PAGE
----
The Illinois Department of Public Health (IDPH) has approved only a small amount of illnesses meeting the requirements for using medical marijuana in the state, reports Debra Borchardt at Forbes. Despite the fact that the Medical Cannabis Advisory Board for the program had recommended that 11 additional conditions be added to the list, in September the IDPH refused to expand the list.

The advisory board came back in October with a list of eight conditions; if the new list is approved, it would lead to a much larger number of patients, and would ensure the success of the medical marijuana program and the viability of the businesses. Several chronic pain conditions, osteoarthritis, autism, irritable bowel syndrome and post-traumatic stress disorder (PTSD) are on the latest list the board has recommended.

Montana: Judge Blocks Enforcement of Key Parts of Medical Marijuana Law

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By Steve Elliott
Hemp News

A Montana judge on Friday permanently banned enforcement of key provisions of the state's restrictive medical marijuana law.

District Judge James Reynolds blocked several provisions, including a ban on advertising medical marijuana and the prohibition of commercial sales for profit to authorized patients, reports Charles S. Johnson at the Billings Gazette.

The prohibition on for-profit marijuana sales, passed by a Republican-controlled Legislature after Montana voters legalized medicinal cannabis, essentially meant that medical marijuana patients in Montana had to grow their own supply.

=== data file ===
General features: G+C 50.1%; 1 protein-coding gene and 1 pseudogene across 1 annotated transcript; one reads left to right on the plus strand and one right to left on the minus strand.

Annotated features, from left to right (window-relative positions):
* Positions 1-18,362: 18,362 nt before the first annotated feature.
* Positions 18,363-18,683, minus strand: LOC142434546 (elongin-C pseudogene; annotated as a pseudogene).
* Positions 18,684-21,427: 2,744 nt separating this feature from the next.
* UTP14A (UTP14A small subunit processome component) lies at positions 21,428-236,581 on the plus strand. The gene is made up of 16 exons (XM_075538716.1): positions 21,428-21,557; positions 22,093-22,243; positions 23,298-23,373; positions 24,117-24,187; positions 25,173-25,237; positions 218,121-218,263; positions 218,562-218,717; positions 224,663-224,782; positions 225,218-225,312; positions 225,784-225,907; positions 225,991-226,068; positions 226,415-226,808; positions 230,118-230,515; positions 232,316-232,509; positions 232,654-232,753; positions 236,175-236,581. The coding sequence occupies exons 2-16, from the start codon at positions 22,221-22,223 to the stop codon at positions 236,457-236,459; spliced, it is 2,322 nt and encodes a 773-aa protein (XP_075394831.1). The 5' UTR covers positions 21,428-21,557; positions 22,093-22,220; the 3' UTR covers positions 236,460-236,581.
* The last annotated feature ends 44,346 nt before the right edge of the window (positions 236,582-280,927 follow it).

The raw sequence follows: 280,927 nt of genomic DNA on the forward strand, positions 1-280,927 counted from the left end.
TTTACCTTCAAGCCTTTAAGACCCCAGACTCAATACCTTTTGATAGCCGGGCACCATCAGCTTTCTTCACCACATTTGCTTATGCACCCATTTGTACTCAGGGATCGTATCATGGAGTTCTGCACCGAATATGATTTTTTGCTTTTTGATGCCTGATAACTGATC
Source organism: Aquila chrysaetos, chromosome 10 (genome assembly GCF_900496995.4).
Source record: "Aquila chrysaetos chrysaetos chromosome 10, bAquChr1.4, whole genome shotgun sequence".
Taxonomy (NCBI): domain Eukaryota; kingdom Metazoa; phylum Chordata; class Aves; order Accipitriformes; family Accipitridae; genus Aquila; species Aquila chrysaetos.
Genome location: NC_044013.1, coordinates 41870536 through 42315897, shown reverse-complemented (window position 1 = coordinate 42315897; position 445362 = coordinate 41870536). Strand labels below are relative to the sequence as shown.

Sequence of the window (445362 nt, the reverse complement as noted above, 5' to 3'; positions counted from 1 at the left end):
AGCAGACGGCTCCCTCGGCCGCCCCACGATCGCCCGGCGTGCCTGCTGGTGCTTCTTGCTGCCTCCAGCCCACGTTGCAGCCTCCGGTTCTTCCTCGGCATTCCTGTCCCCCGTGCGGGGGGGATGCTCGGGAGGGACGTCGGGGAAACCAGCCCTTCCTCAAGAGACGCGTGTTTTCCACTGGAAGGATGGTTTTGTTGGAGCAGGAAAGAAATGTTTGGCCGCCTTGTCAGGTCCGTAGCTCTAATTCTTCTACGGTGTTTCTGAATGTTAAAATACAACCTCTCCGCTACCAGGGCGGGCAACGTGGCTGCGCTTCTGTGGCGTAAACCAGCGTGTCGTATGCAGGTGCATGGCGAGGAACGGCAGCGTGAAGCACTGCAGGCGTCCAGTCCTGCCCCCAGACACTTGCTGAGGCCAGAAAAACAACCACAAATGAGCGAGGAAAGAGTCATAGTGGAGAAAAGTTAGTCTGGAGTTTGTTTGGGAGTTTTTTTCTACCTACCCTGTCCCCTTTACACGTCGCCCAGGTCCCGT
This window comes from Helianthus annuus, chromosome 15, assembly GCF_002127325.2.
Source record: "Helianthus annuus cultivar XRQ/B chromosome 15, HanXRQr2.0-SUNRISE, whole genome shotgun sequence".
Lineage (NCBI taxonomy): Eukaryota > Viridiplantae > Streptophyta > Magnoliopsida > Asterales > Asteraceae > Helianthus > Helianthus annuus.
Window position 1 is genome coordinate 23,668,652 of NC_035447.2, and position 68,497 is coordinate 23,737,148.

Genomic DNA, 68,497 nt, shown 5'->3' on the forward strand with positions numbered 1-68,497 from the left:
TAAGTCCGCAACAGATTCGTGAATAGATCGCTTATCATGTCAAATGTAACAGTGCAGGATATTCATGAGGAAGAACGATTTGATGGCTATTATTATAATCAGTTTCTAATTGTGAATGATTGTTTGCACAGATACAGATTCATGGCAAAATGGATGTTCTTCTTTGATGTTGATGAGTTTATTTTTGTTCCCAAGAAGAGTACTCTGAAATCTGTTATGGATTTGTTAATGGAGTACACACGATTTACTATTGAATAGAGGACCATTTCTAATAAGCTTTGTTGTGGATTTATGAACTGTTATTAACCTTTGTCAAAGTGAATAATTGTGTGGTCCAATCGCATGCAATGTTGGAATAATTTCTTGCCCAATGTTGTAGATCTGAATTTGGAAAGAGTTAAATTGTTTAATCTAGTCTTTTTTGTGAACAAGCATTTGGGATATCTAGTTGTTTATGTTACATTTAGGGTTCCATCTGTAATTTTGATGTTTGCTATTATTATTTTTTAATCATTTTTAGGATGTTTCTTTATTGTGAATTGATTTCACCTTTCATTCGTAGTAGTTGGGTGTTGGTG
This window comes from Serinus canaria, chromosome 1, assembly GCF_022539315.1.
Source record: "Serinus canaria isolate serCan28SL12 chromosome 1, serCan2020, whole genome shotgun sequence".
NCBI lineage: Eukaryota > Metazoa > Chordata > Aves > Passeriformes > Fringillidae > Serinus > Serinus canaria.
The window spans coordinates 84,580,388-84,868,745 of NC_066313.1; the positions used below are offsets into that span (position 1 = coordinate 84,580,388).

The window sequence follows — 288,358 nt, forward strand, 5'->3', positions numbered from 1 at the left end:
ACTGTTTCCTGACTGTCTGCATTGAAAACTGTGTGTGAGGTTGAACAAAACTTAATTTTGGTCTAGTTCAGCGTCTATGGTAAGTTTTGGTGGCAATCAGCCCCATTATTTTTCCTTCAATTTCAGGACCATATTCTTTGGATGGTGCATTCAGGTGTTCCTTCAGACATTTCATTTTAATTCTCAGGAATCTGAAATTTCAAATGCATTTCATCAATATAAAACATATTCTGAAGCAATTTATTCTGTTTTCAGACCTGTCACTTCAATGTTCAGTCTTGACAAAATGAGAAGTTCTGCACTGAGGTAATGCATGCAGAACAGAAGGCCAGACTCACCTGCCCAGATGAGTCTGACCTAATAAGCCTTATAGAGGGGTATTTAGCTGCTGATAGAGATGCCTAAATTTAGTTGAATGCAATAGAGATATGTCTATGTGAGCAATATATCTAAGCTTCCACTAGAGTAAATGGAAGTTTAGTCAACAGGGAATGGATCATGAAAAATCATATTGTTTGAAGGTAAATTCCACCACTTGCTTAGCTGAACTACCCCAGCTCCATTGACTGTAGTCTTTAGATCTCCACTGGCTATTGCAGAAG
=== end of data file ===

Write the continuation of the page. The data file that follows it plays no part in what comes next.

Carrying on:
Judge Reynolds also struck down provisions that restrict medical marijuana providers from helping more than three authorized patients obtain marijuana -- again, remember, without them being able to be paid, under the old rules struck down by the judge on Friday.

The judge also struck down a part of the law that required the state to provide the Board of Medical Examiners with the names of any doctors who, within a one-year period, authorized more than 25 patients for medical marijuana. The law would have required the physician in question to pay for an automatic review of his practices by the Board of Medical Examiners.

Illinois: Medical Marijuana Could Be Available To Patients In Early 2015

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By Steve Elliott
Hemp News

Patients in Illinois who qualify under the state's Medical Cannabis Pilot Program could be able to start legally using marijuana early next year, according to program coordinator Bob Morgan, who is a lawyer for the Illinois Department of Public Health.

"Right now, we think it's a good time for patients to be having that conversation with their physicians and their caregivers if they have any interest in participating in the program," Morgan said.

The powerful Joint Committee on Administrative Rules plan to meet in Chicago on Tuesday to discuss the rules to implement the state's medical marijuana program, reports Becky Schlikerman at the Chicago Sun-Times.

If the committee agrees on the rules, the process to register patients, dispensers and growers can begin.

Patients who are approved by the state as having debilitating medical conditions qualifying for medical marijuana will be able to get identification cards beginning in September, according to Morgan, but the application process will be staggered.

Applications for those who want to sell or grow marijuana will be out around the same time, Morgan said.